Even Wall Street bankers’ kids need lessons in financial literacy

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This article is the latest part of the FT’s Financial Literacy and Inclusion Campaign

David Peng presses a key on his computer and a “wheel of fortune” spins on the whiteboard at the front of his class, on financial literacy for teenagers. It stops on a painful scenario: “A neighbour’s air conditioner leak has destroyed your computer.”

Some of his students laugh with relief: they had allocated one of 17 plastic beans on the worksheets in front of them to insurance premiums. The rest sigh as they are forced to remove three beans from other items to pay for a new computer, depriving them of planned spending on clothes, concerts or eating out.

Peng’s class at Stuyvesant, a highly competitive state-funded New York high school, is just a short walk from Wall Street. But even these basic lessons in budgeting, saving and borrowing have found a ready audience. And it is one of many US financial literacy initiatives now being supported — with funding and resources — by wealthy entrepreneurs and individual donors.

“This is such an important subject,” says maths teacher Peng. He has found that, from low-income immigrant Americans to the privileged children of CEOs, “no matter what their background, they have very limited knowledge.”

Although many of his students go on to work in finance, “a lot don’t have any courses in personal finance even at college; we try to break the stigma that finances should be private”.

Peng is part of a growing movement calling for better financial literacy education nationwide, to tackle the negative economic consequences of Americans’ lack of pecuniary understanding.

Prof Annamaria Lusardi, an authority on the topic based at Stanford University, says: “If we had to give a grade to the US for adult financial literacy, it would be an ‘F’. In our tests, they only answer half the questions. That’s surprising in the country with the most developed financial markets.”

As in most other countries she studies, Lusardi has found basic arithmetic skills are missing, with many people unable to understand the effects of inflation on their income or to calculate the annual charges on a loan with an interest rate of 2 per cent.

Other gaps reflect increasing financial complexity. “The world is changing so fast,” Lusardi says. “You cannot just use common wisdom or rely on your parents, who never faced cryptocurrency and didn’t have to pay off student loans. It’s different in a country where young people in college start their economic life in debt.”

Among the resources she recommends are materials provided by Next Gen Personal Finance, a non-profit group co-founded by Tim Ranzetta, an entrepreneur whose previous work included analysing executive pay packages for Fortune 500 companies and helping families make better college financing decisions.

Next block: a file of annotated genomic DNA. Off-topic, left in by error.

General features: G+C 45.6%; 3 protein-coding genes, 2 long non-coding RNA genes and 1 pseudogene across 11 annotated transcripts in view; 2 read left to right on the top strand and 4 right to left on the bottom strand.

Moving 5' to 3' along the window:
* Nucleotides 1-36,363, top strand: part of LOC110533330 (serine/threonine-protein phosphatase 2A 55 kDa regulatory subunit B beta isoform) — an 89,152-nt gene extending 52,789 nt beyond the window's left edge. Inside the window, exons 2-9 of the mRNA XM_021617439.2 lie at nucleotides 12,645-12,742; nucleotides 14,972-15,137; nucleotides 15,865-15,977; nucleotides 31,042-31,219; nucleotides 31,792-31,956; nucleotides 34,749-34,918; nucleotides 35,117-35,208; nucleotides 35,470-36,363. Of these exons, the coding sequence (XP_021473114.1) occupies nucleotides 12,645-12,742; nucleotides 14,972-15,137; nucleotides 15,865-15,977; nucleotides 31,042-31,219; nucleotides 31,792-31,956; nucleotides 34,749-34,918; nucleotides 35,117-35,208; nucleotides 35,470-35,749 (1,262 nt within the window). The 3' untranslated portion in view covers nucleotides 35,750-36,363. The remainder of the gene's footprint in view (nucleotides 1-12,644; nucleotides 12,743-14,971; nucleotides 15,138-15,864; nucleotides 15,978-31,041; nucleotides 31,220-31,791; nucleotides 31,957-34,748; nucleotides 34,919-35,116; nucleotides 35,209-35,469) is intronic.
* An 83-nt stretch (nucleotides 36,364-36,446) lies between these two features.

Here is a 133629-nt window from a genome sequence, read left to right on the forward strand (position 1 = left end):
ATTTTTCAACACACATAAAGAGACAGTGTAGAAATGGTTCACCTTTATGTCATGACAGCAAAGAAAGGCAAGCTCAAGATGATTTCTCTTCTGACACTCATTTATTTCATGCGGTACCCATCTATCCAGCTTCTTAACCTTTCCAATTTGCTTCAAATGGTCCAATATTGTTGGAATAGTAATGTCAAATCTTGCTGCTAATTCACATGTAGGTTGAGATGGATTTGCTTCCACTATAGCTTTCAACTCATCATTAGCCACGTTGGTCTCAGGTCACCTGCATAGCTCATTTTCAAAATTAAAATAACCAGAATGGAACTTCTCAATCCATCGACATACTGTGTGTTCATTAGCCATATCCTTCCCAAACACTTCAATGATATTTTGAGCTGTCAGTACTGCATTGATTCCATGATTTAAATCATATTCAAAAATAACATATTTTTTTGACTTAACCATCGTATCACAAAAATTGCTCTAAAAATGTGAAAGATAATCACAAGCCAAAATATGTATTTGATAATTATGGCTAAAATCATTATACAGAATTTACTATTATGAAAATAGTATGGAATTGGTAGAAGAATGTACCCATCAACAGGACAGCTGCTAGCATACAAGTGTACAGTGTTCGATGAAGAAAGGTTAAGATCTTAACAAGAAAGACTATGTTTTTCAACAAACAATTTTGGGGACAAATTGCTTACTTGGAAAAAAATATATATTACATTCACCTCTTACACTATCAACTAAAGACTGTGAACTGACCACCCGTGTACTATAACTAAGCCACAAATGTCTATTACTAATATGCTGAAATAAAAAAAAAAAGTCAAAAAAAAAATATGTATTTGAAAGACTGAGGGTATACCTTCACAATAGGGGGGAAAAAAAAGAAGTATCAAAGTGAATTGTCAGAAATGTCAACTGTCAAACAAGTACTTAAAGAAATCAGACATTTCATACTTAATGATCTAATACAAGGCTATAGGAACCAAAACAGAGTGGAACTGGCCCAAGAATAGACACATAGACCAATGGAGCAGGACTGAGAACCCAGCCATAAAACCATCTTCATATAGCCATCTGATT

A few years ago, he set himself the objective of ensuring that every high school student in the US should take a semester-long personal finance course. Now, Ranzetta’s organisation offers training and networks of support for teachers, and resources including classroom games to engage students. “Finance can be intimidating and can seem exclusive and full of jargon. We need to make it topical and fun,” he says.

He launched Next Gen Personal Finance after volunteering to teach financial literacy at a high school with many low income children, in East Palo Alto, near San Francisco. “I saw both how eager they were to learn, and the ripple effect on their parents who started asking about investing for retirement,” he says. “We get a multigenerational effect.”

However, Ranzetta remains concerned about financial messaging on social media. “Spend a bit of time on YouTube or TikTok, and you’ll see no shortage of get-rich-quick schemes,” he warns. “We’re seeing more and more products sold to younger people, and more than 30 states allow people to gamble online. Yet a third of young people don’t know the difference between a debit and a credit card.”

But he is optimistic about the goal of a semester-long course for every high school student. A survey conducted by Next Gen Personal Finance shows that half of the country’s 50 states — from New Hampshire to Oregon — have now introduced legislation requiring significant standalone lessons on financial literacy in schools. Ten of these states have already fully implemented the measures; the remaining 15 are in the process of doing so.

Some states, including New York, have resisted — arguing that financial literacy is covered by broader educational guidelines, and there is no way to squeeze additional lessons into school timetables. However, New York is now discussing standalone guidance, according to David Anderson, president of Working in Support of Education, a New York non-profit that is funded by wealthy donors and family foundations.

Supporters like these know that, if this education is useful for the children of Wall Street bankers, it must be even more valuable for pupils from poor families.

Andrew Jack is the FT’s global education editor. Follow him on X

This article is part of FT Wealth, a section providing in-depth coverage of philanthropy, entrepreneurs, family offices, as well as alternative and impact investment